Some time ago I wrote a tutorial for a super-simple modal dialog for Ember. I was frustrated with the complexity of bringing in extra packages with fancy functionality when you sometimes just need a quick pop-up! I also wanted to explore the Component workflow to make a modular bit of code I could reuse later.

Since then, Ember's undergone some pretty radical changes. The framework has moved from pushing the traditional Model-View-Controller pattern to "encouraging" (in that maddening, wonderful, Tomster way) a workflow based on Web Components. Views have been deprecated, controllers are on their way out, and components are the way to go for continued health and happiness!

Unfortunately, while I was working in the right direction by creating my modal as a component, I remained dependent on my old MVC fallback - in particular, the "V" (View). Today, I aim to correct that! We'll walk back through creating an identical modal to my previous tutorial's, but with some key changes to make it more compatible with the latest view-less builds of Ember (1.13 & 2.0.0-beta.1, at the time of this writing).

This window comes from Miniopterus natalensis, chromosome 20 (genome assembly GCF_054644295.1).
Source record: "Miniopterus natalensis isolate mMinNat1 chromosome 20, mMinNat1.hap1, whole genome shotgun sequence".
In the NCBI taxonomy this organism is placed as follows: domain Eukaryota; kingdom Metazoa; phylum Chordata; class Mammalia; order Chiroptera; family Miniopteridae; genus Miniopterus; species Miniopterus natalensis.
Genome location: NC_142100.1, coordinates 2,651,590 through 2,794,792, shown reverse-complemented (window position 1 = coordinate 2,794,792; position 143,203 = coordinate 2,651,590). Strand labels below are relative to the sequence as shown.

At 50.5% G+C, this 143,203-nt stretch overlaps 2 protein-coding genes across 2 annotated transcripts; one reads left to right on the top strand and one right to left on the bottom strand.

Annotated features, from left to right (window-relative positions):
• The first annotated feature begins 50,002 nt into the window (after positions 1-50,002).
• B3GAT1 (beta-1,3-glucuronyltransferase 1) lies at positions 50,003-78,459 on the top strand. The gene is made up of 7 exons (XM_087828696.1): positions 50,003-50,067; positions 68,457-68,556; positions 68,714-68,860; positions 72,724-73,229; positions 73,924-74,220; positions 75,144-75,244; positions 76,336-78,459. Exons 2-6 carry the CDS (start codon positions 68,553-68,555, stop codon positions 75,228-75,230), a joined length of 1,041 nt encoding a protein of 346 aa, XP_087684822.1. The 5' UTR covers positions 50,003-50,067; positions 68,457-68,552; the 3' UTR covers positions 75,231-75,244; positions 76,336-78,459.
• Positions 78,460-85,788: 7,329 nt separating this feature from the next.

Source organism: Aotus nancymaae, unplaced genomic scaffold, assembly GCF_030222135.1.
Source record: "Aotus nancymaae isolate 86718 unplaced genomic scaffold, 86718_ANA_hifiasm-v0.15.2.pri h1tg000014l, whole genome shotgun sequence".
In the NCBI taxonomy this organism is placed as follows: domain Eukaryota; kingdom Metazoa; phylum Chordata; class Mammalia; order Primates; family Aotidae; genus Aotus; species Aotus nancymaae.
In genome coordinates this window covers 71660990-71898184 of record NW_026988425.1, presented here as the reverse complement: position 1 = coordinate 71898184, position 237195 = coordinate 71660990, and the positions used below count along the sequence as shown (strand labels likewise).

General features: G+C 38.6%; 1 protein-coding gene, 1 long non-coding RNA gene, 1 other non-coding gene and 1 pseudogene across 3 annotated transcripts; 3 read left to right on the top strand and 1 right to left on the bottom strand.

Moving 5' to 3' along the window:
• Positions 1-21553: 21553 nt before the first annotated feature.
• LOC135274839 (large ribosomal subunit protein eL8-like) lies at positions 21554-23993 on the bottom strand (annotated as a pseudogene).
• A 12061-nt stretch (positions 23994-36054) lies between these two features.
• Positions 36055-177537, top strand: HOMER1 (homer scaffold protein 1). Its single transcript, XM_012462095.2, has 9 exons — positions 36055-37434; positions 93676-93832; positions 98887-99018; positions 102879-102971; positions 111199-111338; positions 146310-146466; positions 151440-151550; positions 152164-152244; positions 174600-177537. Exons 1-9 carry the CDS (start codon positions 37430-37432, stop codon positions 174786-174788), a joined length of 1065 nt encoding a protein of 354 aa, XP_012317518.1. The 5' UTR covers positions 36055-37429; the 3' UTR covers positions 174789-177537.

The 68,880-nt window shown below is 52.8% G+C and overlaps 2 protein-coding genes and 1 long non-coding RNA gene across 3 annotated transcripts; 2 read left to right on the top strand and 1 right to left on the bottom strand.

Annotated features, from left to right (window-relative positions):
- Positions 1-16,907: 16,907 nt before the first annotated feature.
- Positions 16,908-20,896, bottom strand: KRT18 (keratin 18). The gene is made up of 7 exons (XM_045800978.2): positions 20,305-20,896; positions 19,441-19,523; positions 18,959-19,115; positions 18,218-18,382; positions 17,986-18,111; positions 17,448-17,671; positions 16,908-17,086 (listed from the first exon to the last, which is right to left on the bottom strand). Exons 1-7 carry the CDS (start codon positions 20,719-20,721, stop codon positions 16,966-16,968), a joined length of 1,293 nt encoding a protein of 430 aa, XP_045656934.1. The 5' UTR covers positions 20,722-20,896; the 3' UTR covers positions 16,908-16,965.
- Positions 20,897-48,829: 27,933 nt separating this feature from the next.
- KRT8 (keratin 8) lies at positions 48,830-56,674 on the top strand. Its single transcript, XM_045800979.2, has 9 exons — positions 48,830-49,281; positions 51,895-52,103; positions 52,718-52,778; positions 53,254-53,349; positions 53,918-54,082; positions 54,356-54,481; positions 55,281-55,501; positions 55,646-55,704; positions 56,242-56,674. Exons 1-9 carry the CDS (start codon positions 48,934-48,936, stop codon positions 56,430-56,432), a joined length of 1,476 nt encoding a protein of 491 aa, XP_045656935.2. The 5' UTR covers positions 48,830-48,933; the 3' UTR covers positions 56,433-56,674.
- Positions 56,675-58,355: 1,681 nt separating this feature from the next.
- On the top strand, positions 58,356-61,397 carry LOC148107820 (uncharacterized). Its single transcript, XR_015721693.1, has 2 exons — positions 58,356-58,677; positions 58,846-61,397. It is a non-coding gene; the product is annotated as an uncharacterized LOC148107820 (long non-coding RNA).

tl;dr? Code for you. Good luck.

Ready? Let's dive in!

Framework All The Things!

We'll leverage Ember CLI's kickass generators to get started:

$ ember new <your-app-name>
$ cd <your-app-name>
$ ember generate controller application
$ ember generate component simple-modal

These commands will create an empty scaffold of everything we need to continue. The great thing is that Ember is ready to roll in this state - use ember server in your terminal, and point your browser at http://localhost:4200. Boom! You're Ember-ing!